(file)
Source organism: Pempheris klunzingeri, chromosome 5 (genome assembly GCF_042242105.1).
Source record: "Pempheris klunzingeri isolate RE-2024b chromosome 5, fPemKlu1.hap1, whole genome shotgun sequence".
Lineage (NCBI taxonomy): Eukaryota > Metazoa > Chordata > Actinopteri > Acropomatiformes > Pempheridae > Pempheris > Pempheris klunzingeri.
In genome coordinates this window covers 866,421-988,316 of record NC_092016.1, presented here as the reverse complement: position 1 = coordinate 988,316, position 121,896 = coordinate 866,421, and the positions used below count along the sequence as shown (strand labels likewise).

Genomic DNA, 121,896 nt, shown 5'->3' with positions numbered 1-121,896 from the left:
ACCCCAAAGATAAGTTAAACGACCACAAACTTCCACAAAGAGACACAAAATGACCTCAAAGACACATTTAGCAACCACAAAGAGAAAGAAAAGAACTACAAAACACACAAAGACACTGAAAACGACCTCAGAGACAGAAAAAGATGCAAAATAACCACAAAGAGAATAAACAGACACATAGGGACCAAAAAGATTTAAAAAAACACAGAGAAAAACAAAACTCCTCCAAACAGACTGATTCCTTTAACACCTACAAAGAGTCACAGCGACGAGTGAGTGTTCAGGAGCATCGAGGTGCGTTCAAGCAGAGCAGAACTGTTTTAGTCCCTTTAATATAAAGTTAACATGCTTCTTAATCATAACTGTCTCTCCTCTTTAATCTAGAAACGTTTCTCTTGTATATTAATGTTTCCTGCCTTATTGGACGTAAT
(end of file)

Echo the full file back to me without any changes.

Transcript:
Source organism: Pempheris klunzingeri, chromosome 5 (genome assembly GCF_042242105.1).
Source record: "Pempheris klunzingeri isolate RE-2024b chromosome 5, fPemKlu1.hap1, whole genome shotgun sequence".
Lineage (NCBI taxonomy): Eukaryota > Metazoa > Chordata > Actinopteri > Acropomatiformes > Pempheridae > Pempheris > Pempheris klunzingeri.
In genome coordinates this window covers 866,421-988,316 of record NC_092016.1, presented here as the reverse complement: position 1 = coordinate 988,316, position 121,896 = coordinate 866,421, and the positions used below count along the sequence as shown (strand labels likewise).

Genomic DNA, 121,896 nt, shown 5'->3' with positions numbered 1-121,896 from the left:
ACCCCAAAGATAAGTTAAACGACCACAAACTTCCACAAAGAGACACAAAATGACCTCAAAGACACATTTAGCAACCACAAAGAGAAAGAAAAGAACTACAAAACACACAAAGACACTGAAAACGACCTCAGAGACAGAAAAAGATGCAAAATAACCACAAAGAGAATAAACAGACACATAGGGACCAAAAAGATTTAAAAAAACACAGAGAAAAACAAAACTCCTCCAAACAGACTGATTCCTTTAACACCTACAAAGAGTCACAGCGACGAGTGAGTGTTCAGGAGCATCGAGGTGCGTTCAAGCAGAGCAGAACTGTTTTAGTCCCTTTAATATAAAGTTAACATGCTTCTTAATCATAACTGTCTCTCCTCTTTAATCTAGAAACGTTTCTCTTGTATATTAATGTTTCCTGCCTTATTGGACGTAAT